Dear fellow alumni and friends of the School of Dentistry,
Earlier this month I had an opportunity to attend the fall deans meeting of the American Dental Education Association (ADEA). ADEA, “the voice of dental education,” has as its mission statement “to lead and support the health professions community in preparing future-ready oral health professionals.” The keynote was presented by Ms. Hannah Ubl, co-founder of Good Company Consulting (https://www.goodcompanyconsulting.com). Hannah’s presentation was entitled “Work Reimagined: Recruiting and Retaining in Today’s Workplace.”
So you may be wondering why the national meeting of the executive leadership of dental schools would have such a strong focus on recruiting and retaining in today’s workplace. I can personally tell you that recruiting faculty and staff is one of the single hardest challenges that we face at our School of Dentistry. I would submit to you that it is even more challenging than recruiting qualified students for our predoctoral, postdoctoral and dental hygiene programs.
The number of vacant full-time faculty positions nationally has soared from less than 200 in 2011 to 537 in 2022; there are an additional 83 vacant part-time faculty positions nationally. This number includes general dentists and specialists; it does not include dental hygiene faculty which are just as dramatic. You can quickly begin to see the magnitude of the challenge that we are facing across the profession of academic dentistry. It is also worth noting that nearly 50% of the sitting deans are less than three years in their current positions. The American Dental Association reports that there are currently 72 accredited dental school in the United States, and by many accounts there are another five on the horizon. Prior to Covid, the number one reason a position was not able to be filled was because of a candidate’s inability to meet dental school expectations or meet the requirements for the position. Today the number one reason a position is not able to be filled is because of a lack of responses to the position announcement.
With these thoughts as a background, let’s look at some of the challenges we face with recruiting and retaining in today’s workplace. As Hannah’s presentation highlighted, it is not about the numbers. The culture of an organization remains the single most important aspect of attracting and retaining healthcare professionals. Every member of an organization has a role in shaping and developing culture. This starts with the leadership of the organization and then cascades to every member on the team. A recent MIT Sloan study noted that a toxic culture is 10 times more powerful in predicting workplace attrition than compensation. It is important that each of member of the organization remain focused on crafting a culture of appreciation, innovation, connection, safe vulnerability and trust. Psychological safety, or a shared belief held by members of a team that the team is a safe place for interpersonal risk-taking, remains a core value for shaping culture.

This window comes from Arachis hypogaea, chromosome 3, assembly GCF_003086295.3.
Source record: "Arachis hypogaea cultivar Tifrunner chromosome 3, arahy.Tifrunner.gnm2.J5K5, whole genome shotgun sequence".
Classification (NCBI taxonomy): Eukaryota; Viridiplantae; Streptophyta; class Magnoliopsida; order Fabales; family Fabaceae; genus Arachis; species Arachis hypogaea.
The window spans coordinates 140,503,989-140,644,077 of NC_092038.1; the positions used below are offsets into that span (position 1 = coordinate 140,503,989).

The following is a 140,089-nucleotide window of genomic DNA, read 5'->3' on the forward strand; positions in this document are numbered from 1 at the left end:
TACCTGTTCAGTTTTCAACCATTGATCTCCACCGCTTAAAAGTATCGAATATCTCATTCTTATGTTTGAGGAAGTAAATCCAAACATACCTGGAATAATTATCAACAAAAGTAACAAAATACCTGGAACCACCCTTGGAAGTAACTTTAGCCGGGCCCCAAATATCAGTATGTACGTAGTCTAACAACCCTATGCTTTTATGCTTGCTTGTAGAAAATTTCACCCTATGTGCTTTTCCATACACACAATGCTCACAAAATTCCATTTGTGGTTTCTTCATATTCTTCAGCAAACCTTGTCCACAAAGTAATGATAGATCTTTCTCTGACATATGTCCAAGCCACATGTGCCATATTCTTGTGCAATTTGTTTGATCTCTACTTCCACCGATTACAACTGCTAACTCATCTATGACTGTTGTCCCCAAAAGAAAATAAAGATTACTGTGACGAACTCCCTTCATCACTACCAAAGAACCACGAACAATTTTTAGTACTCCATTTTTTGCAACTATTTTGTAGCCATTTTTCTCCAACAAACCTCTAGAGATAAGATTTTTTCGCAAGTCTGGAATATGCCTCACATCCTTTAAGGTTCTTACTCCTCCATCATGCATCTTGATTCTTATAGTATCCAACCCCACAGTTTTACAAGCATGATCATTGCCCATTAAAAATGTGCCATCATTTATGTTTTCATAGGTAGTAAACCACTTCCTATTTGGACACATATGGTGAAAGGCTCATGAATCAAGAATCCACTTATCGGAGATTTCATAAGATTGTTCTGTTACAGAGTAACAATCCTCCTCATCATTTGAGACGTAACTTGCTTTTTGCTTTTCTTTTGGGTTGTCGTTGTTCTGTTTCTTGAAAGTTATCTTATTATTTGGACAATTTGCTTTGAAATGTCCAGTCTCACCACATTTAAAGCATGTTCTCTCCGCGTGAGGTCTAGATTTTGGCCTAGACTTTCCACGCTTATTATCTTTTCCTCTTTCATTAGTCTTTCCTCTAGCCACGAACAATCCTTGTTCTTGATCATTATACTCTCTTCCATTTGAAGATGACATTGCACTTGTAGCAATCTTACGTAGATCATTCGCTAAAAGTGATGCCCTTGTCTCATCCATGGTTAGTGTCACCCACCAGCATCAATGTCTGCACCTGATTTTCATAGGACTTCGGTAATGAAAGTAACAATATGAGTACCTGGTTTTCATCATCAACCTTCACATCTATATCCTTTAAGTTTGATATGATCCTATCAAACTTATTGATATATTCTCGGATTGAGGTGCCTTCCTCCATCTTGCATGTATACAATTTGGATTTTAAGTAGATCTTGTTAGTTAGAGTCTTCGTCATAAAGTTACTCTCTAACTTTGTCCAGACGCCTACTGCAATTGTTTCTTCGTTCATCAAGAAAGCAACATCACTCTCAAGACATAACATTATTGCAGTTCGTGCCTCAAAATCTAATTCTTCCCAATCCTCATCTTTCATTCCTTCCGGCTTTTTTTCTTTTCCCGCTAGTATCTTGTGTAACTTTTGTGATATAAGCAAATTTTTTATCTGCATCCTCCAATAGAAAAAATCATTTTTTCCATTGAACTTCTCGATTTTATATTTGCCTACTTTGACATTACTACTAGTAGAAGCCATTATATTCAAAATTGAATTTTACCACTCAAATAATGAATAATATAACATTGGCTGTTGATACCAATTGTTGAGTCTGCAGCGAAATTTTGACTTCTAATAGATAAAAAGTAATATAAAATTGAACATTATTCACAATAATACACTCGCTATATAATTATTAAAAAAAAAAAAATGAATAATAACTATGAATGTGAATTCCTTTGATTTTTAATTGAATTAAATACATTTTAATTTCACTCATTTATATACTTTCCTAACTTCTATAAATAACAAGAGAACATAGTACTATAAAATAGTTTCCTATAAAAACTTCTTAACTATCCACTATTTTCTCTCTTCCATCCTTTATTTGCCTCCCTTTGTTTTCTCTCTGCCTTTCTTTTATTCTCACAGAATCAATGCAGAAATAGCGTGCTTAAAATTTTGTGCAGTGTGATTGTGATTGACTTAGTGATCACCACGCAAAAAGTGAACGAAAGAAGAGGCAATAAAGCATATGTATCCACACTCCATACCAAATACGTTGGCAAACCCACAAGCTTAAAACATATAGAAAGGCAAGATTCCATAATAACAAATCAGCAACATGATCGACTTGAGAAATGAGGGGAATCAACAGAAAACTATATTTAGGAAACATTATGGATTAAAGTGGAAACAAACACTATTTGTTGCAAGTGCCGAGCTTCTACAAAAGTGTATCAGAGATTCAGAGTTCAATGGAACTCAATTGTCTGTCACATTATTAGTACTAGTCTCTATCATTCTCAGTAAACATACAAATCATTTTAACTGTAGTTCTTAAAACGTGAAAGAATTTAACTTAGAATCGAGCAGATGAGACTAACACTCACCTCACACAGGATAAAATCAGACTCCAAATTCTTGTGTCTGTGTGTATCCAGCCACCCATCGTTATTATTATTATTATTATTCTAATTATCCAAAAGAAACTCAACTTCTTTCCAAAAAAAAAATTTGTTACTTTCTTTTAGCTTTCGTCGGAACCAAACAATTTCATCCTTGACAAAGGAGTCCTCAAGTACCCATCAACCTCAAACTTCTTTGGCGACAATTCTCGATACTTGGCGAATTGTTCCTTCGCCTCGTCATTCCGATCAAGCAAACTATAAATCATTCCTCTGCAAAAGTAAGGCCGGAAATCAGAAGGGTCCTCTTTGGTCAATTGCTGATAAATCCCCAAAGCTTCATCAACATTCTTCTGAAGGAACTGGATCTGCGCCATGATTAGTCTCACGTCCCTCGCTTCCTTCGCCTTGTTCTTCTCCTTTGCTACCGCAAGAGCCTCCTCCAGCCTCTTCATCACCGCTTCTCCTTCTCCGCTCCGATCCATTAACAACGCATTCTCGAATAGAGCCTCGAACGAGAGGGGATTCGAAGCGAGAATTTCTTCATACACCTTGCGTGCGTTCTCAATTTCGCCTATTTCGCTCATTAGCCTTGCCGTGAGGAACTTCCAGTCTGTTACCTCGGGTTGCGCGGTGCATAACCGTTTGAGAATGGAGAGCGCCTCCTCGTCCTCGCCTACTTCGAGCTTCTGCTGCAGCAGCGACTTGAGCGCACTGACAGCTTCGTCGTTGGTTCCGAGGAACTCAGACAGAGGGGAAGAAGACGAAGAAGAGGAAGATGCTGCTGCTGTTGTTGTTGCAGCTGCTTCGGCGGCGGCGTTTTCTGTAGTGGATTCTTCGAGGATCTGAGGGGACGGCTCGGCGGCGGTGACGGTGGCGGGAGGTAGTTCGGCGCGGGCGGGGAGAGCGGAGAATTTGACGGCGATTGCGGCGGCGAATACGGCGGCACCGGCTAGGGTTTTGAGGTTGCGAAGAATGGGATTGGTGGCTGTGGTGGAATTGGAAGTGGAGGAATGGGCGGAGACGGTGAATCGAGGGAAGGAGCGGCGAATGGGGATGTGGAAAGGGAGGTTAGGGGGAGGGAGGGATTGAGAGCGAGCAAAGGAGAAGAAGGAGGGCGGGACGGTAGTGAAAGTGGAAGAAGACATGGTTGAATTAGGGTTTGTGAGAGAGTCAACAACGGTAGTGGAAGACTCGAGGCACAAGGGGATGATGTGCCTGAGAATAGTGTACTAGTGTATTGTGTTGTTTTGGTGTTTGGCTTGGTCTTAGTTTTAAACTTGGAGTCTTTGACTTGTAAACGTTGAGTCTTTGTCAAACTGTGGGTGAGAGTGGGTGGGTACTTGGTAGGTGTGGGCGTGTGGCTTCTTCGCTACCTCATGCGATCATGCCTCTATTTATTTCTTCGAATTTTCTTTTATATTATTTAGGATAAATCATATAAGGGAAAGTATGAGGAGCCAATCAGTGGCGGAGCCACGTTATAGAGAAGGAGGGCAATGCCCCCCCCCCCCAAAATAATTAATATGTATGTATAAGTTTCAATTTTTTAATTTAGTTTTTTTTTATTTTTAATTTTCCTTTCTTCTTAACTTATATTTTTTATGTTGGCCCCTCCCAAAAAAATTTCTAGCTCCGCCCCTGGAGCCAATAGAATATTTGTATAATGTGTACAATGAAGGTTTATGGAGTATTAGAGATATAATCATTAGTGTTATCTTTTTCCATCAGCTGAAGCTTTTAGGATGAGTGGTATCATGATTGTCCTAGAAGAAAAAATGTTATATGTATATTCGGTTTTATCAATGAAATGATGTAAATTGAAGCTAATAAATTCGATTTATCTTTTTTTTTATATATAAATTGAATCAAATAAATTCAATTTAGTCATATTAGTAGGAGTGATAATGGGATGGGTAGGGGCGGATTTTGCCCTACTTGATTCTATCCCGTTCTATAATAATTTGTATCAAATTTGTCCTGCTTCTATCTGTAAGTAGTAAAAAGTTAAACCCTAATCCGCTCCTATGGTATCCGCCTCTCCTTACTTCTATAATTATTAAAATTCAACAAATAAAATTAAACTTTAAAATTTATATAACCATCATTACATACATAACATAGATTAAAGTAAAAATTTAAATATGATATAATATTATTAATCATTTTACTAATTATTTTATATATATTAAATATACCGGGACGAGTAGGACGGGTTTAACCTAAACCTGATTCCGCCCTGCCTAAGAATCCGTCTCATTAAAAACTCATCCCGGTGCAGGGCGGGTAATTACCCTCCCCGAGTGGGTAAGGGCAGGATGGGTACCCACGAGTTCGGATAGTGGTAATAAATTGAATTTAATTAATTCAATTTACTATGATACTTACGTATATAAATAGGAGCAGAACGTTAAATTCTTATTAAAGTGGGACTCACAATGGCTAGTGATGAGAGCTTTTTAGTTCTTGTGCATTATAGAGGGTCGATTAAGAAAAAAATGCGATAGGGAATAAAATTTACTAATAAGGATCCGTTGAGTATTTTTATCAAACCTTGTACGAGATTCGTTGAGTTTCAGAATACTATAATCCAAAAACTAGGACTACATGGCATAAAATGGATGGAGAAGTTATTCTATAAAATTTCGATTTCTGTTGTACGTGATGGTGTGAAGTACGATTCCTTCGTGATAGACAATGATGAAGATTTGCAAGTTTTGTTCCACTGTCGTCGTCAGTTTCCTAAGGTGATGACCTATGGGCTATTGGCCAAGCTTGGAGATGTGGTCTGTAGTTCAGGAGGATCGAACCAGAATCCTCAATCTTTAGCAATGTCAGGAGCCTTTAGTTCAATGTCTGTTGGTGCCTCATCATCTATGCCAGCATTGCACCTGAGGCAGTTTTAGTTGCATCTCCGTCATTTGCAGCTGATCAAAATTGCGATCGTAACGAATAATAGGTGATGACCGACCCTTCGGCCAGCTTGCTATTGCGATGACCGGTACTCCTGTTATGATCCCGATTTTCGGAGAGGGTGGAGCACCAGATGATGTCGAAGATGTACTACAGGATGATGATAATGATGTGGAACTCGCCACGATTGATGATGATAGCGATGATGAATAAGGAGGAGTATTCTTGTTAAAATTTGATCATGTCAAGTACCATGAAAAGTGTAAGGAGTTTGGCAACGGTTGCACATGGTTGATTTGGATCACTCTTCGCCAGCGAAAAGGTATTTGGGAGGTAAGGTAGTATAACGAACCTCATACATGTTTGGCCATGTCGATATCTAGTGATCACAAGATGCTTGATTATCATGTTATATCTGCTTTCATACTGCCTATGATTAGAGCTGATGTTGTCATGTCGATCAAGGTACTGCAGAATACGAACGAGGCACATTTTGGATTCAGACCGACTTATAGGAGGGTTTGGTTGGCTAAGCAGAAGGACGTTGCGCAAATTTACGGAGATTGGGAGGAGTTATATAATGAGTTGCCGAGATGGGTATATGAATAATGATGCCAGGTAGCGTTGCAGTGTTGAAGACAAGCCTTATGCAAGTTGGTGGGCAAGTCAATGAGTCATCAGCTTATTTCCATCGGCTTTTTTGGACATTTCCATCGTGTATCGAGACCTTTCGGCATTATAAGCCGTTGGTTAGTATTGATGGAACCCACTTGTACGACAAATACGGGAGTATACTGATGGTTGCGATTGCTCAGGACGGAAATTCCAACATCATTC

During my Navy career, we frequently made various attempts to develop and grow mentoring relationships. Some were formal, some were informal, some were casually developed, some were even directed; most were focused on the senior developing the junior. One form of mentoring that I found incredibly rewarding and an important part of my pursuit to remain personally and professionally relevant, is “reverse mentoring.” This is where I frequently engage and seek counsel from select members of the team who are usually several generations junior to this ole Boomer. Most generally never realize I am learning much more from them than they are from me.
As we continue preparations for our accreditation visit, we are encouraging our dental and dental hygiene graduates from the classes of 2016-2023 to assist us by completing a survey on our curriculum. This is an important part of the feedback loop for our programs. Complete the DDS 2016-2023 survey. Complete the DH 2016-2023 survey.
Wishing each of you and your families a relaxing and enjoyable Thanksgiving holiday.
Lead well at every engagement; and thank you for all you do for our School and especially for our students.